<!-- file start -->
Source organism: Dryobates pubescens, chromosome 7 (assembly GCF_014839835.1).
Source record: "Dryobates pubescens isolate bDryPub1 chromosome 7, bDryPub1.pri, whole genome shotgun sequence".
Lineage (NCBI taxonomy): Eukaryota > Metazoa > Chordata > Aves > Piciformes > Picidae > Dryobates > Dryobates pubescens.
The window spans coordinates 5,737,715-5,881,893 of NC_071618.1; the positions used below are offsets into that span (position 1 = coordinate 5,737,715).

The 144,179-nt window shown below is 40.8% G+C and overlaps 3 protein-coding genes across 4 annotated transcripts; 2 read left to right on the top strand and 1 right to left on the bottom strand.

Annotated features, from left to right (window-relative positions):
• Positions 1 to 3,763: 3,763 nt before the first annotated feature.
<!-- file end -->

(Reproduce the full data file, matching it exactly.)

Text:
Source organism: Dryobates pubescens, chromosome 7 (assembly GCF_014839835.1).
Source record: "Dryobates pubescens isolate bDryPub1 chromosome 7, bDryPub1.pri, whole genome shotgun sequence".
Lineage (NCBI taxonomy): Eukaryota > Metazoa > Chordata > Aves > Piciformes > Picidae > Dryobates > Dryobates pubescens.
The window spans coordinates 5,737,715-5,881,893 of NC_071618.1; the positions used below are offsets into that span (position 1 = coordinate 5,737,715).

The 144,179-nt window shown below is 40.8% G+C and overlaps 3 protein-coding genes across 4 annotated transcripts; 2 read left to right on the top strand and 1 right to left on the bottom strand.

Annotated features, from left to right (window-relative positions):
• Positions 1 to 3,763: 3,763 nt before the first annotated feature.